Early mediation should be explored as a means of alternative dispute resolution in most probate disputes.
A combination of factors makes probate litigation uniquely suited for early mediation. Among the factors are:
1. Multiple Parties – Multiple Lawyers
Probate litigation typically involves multiple claimants to the same pot, namely the natural heirs of the deceased, and any additional devisees (for example, charitable organizations) named either in the will submitted for probate or a prior will. Of course, with multiple parties who have inherently conflicting interests come multiple lawyers. Each additional set of lawyers increases all parties’ legal costs exponentially.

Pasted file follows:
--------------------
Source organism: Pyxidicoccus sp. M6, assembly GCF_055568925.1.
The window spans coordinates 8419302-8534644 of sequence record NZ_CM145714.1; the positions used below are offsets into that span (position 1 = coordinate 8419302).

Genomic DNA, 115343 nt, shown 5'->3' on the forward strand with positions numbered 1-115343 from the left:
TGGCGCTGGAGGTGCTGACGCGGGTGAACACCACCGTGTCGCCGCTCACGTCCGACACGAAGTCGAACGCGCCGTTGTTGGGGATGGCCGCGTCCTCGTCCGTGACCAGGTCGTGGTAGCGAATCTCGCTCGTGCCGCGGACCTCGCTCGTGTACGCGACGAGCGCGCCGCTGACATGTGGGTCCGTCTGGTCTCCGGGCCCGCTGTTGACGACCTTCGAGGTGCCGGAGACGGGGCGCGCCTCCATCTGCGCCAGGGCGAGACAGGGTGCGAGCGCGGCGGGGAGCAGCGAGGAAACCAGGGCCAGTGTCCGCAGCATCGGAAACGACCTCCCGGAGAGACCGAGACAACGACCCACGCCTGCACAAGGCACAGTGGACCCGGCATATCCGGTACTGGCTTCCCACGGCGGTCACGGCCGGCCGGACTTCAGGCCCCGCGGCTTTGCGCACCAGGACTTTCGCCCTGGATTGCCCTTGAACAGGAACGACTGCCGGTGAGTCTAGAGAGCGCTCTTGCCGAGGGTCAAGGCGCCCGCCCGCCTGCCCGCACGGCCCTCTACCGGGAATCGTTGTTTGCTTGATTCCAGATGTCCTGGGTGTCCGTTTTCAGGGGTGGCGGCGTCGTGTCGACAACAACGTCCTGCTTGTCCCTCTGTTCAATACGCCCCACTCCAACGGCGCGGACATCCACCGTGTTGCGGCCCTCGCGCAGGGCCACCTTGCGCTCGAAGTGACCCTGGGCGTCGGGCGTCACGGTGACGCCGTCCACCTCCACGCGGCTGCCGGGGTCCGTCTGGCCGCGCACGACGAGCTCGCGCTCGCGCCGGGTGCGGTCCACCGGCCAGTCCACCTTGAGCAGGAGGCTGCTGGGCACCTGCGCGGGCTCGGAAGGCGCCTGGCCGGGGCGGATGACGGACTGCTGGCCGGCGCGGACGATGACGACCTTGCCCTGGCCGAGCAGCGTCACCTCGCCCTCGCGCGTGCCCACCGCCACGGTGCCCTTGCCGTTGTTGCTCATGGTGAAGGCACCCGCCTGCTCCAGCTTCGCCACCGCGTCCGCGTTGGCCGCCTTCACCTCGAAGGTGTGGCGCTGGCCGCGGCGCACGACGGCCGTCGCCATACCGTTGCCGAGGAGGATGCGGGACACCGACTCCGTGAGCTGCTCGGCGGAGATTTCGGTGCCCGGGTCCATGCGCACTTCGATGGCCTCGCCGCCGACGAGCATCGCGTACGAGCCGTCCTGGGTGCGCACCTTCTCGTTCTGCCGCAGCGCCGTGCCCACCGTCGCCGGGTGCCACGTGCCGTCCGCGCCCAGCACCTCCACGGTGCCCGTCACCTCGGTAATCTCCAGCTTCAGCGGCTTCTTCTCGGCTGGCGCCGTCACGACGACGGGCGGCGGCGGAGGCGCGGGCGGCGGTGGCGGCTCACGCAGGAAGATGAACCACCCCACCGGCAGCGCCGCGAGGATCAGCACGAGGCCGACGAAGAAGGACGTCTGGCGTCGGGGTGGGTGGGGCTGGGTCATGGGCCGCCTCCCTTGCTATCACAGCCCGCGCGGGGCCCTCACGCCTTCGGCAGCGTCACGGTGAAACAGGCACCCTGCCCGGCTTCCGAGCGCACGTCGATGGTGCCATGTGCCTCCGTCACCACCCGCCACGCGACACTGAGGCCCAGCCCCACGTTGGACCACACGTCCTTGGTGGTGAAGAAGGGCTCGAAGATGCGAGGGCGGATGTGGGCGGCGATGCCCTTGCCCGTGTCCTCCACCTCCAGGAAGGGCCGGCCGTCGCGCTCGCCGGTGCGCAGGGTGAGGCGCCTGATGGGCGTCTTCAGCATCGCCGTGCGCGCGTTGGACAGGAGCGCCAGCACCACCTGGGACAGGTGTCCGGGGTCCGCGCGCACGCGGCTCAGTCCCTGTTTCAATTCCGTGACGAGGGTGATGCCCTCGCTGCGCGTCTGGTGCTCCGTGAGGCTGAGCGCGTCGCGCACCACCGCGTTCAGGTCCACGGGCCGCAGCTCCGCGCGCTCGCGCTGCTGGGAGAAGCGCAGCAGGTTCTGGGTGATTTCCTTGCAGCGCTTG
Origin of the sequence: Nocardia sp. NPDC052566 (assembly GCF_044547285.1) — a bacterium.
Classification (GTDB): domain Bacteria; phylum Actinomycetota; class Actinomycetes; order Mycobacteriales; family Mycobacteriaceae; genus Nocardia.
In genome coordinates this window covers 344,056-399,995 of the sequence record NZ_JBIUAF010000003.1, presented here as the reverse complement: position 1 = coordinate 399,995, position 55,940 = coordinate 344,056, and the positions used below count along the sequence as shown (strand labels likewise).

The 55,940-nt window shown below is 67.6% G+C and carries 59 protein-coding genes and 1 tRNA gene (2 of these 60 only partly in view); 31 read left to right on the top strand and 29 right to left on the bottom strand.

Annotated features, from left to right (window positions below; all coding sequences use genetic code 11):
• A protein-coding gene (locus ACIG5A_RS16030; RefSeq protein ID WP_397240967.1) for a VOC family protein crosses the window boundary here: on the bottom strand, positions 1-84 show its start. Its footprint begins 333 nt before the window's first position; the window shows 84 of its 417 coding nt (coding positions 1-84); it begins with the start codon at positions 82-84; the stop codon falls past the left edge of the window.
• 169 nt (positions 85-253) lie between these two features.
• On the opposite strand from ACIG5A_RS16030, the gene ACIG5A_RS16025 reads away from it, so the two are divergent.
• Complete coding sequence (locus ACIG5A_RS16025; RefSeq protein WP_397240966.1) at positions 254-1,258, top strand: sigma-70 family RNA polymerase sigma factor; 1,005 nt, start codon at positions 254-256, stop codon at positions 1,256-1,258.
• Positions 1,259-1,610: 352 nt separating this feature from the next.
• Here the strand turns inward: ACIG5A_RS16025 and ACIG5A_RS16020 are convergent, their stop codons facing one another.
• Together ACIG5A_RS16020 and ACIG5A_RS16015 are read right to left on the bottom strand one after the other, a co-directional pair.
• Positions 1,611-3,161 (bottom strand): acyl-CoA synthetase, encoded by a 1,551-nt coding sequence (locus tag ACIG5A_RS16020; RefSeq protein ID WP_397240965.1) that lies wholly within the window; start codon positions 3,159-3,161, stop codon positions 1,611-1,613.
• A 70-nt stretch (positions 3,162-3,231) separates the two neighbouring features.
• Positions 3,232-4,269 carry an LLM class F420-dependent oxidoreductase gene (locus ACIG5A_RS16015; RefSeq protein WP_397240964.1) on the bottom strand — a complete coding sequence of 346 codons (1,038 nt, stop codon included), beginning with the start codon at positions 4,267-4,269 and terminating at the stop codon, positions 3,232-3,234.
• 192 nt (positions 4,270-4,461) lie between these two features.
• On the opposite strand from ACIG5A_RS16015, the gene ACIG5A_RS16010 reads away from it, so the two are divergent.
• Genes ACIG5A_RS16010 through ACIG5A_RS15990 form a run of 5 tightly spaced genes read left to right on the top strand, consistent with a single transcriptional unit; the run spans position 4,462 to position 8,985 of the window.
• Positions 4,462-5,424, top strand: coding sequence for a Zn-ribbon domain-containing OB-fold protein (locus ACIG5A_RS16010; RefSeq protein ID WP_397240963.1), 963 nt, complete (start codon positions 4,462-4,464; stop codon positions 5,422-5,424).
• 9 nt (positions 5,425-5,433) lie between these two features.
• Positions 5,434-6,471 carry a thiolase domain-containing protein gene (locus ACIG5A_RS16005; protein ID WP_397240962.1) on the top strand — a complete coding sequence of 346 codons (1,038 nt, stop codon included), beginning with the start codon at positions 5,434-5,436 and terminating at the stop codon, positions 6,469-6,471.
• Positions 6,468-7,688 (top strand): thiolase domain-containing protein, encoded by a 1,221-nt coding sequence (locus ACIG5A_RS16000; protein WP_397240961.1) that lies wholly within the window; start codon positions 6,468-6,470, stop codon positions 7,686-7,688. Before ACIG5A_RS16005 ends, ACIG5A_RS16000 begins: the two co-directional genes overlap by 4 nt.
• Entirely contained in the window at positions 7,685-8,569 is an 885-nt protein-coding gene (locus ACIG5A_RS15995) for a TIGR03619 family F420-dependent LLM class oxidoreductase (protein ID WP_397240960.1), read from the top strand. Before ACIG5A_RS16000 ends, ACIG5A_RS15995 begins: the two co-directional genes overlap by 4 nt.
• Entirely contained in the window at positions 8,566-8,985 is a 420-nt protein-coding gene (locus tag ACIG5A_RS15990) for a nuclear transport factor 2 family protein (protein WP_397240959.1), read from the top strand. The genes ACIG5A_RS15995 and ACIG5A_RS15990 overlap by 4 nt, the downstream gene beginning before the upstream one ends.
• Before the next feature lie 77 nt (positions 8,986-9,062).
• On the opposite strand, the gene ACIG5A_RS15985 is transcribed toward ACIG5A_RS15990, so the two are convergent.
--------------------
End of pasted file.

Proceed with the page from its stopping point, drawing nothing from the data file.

2. Hostility Level
Probate disputes are fraught with personal hostility and bitterness between combatants, so cases routinely become “spare-no-expense” all-out-wars in short order. In the typical case, one or more heirs truly believes that the person who got the lion’s share of the estate must have taken advantage of the decedent when the decedent was in a weakened state. And, in fact, in many cases, a person will change an estate plan shortly before death to increase the share going to the person to whom the decedent was closest near the end. This usually results in speculation by other heirs about “undue influence” and “lack of testamentary capacity.” The resulting resentment adds fuel to the fire.